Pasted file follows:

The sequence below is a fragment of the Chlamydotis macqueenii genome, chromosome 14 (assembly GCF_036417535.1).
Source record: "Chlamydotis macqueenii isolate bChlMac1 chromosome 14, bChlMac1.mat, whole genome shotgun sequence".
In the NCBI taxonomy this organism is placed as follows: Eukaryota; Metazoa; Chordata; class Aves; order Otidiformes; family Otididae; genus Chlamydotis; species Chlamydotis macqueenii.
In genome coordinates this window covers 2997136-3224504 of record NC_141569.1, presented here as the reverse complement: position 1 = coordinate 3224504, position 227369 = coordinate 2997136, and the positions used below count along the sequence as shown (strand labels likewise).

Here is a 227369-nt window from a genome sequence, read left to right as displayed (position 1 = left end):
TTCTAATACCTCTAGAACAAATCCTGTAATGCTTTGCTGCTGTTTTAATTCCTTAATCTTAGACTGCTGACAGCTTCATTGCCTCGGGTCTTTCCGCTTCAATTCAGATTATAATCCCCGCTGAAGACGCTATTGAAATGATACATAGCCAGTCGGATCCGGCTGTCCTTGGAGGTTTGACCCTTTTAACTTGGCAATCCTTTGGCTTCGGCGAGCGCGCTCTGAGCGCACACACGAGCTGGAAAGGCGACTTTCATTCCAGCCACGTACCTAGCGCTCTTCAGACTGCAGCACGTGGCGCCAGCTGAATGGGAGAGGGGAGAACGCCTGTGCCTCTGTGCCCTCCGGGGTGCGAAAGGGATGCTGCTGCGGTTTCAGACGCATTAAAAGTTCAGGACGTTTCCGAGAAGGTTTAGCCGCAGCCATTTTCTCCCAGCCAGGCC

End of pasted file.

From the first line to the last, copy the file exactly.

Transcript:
The sequence below is a fragment of the Chlamydotis macqueenii genome, chromosome 14 (assembly GCF_036417535.1).
Source record: "Chlamydotis macqueenii isolate bChlMac1 chromosome 14, bChlMac1.mat, whole genome shotgun sequence".
In the NCBI taxonomy this organism is placed as follows: Eukaryota; Metazoa; Chordata; class Aves; order Otidiformes; family Otididae; genus Chlamydotis; species Chlamydotis macqueenii.
In genome coordinates this window covers 2997136-3224504 of record NC_141569.1, presented here as the reverse complement: position 1 = coordinate 3224504, position 227369 = coordinate 2997136, and the positions used below count along the sequence as shown (strand labels likewise).

Here is a 227369-nt window from a genome sequence, read left to right as displayed (position 1 = left end):
TTCTAATACCTCTAGAACAAATCCTGTAATGCTTTGCTGCTGTTTTAATTCCTTAATCTTAGACTGCTGACAGCTTCATTGCCTCGGGTCTTTCCGCTTCAATTCAGATTATAATCCCCGCTGAAGACGCTATTGAAATGATACATAGCCAGTCGGATCCGGCTGTCCTTGGAGGTTTGACCCTTTTAACTTGGCAATCCTTTGGCTTCGGCGAGCGCGCTCTGAGCGCACACACGAGCTGGAAAGGCGACTTTCATTCCAGCCACGTACCTAGCGCTCTTCAGACTGCAGCACGTGGCGCCAGCTGAATGGGAGAGGGGAGAACGCCTGTGCCTCTGTGCCCTCCGGGGTGCGAAAGGGATGCTGCTGCGGTTTCAGACGCATTAAAAGTTCAGGACGTTTCCGAGAAGGTTTAGCCGCAGCCATTTTCTCCCAGCCAGGCC